Example: sudo ./trace_msg_send.sh -p 12345 DVTTextCompletionSession

  • Provider: objc12345
  • Module: DVTTextCompletionSession
  • Function: [everything]
  • Name: entry

This will match all method entry events within DVTTextCompletionSession for pid 12345.

dtrace supports wildcards: * for multiple characters, ? for a single character.

For a more detailed rundown on dtrace, see Hooked on DTrace

Step 3: Find out what Xcode is doing

A quick swizzle of setAllCompletions: showed that Xcode sets the completion list to whatever is autocompletable at a particular scope. On a new line, it would set all the constants, C methods, macros, etc etc, which ended to be about 40,000. When autocompleting on [self on one of my plugin classes, it set the completion list to a much more managable 278.

After some digging, I found that _setFilteringPrefix:forceFilter: did what I expected and was called every time the user typed. A few hours of trial and error later, I managed to hook up Xcode’s own IDEOpenQuicklyPattern class to perform fuzzy filtering of the completions, but I still relied on calling the original fuzzy matching method because otherwise the autocompletion list window would not update correctly. This was adding 30-50ms of execution time on the main thread, which is not ideal, so the next step is to figure out what Xcode is doing behind the scenes to update this.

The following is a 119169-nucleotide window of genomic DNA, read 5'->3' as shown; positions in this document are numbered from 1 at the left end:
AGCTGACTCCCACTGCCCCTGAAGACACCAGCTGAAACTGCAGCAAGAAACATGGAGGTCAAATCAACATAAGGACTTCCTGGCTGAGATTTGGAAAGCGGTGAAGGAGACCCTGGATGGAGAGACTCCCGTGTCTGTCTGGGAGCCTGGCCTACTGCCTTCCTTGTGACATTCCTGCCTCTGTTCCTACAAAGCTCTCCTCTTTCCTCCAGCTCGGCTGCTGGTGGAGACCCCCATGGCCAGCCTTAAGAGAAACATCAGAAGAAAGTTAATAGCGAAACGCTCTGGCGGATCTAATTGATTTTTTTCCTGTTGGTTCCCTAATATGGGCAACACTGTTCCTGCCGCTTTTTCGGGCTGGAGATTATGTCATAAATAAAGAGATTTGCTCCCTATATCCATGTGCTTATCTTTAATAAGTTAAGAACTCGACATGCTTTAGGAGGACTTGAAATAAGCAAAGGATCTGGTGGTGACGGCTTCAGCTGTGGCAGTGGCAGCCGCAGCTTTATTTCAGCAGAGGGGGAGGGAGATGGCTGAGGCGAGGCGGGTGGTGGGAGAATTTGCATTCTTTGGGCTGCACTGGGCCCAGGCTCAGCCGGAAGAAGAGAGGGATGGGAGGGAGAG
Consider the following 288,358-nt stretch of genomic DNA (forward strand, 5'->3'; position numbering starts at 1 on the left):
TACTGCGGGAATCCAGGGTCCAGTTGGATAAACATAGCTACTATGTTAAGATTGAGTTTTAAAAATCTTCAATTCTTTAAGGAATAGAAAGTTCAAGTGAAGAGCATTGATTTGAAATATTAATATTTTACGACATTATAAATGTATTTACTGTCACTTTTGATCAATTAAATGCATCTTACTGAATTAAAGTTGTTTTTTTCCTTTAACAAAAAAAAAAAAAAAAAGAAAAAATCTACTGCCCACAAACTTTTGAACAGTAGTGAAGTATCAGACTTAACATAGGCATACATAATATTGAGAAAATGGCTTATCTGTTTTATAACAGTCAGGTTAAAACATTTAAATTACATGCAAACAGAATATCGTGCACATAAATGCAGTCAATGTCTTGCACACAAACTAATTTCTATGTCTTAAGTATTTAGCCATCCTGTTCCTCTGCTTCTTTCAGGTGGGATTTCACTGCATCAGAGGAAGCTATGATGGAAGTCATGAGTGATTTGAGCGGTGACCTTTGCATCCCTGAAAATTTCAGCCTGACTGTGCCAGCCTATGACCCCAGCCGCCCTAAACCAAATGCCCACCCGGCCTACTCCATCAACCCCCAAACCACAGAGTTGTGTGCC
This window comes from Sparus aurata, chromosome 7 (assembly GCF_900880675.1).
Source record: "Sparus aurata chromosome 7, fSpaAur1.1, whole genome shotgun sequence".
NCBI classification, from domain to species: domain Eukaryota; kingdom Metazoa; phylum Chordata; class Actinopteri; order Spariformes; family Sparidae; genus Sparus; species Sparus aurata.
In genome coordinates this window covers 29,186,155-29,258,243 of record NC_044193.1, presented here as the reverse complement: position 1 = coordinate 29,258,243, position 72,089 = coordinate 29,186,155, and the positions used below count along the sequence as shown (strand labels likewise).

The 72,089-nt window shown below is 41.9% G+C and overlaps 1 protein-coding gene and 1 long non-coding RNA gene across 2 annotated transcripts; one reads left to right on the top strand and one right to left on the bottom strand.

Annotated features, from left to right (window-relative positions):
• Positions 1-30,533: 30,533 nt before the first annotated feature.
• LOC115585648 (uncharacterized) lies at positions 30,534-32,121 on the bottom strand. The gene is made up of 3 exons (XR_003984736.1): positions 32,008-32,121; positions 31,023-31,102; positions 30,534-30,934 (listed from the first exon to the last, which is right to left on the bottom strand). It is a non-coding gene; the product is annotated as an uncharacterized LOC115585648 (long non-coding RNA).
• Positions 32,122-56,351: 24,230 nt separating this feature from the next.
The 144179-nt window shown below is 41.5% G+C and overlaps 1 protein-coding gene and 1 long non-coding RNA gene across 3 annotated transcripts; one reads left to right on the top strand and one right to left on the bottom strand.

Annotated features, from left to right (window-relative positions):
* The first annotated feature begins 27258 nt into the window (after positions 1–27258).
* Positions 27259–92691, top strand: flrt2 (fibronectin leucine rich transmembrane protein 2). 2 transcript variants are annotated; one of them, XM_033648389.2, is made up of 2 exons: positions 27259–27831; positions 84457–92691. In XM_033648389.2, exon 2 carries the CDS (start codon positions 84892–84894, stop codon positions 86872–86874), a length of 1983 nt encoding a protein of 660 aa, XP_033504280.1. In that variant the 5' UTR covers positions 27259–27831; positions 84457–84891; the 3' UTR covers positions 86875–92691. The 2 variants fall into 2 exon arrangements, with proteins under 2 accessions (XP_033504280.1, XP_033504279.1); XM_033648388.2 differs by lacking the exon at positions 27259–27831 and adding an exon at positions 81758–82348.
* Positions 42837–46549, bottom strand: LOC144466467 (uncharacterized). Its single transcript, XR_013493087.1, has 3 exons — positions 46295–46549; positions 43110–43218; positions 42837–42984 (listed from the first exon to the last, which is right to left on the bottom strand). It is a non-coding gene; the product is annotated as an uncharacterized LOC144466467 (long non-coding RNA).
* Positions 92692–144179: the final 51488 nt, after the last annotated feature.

DVTTextCompletionListWindowController is probably what I wanted to look at, but using the same script wasn’t useful as it was filled with -[DVTTextCompletionListWindowController tableView:objectValueForTableColumn:row:] calls, and it was missing a return call so the indentation kept growing.

I wrote another script that let me filter out the method calls I didn’t want polluting my trace, and added the ability to only trace message sends within a certain method.

trace_within_method_and_filter.sh
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#!/usr/sbin/dtrace -s
#pragma D option quiet

unsigned long long indention;
int indentation_amount;

BEGIN {
  indentation_amount = 4;
}

/* the : in method selectors must be replaced with ? */
objc$target:DVTTextCompletionSession:-_setFilteringPrefix?forceFilter?:entry
{
    tracing++;
}

objc$target:DVTTextCompletionSession:-_setFilteringPrefix?forceFilter?:return
{
    tracing--;
}

objc$target:DVTTextCompletionList*::entry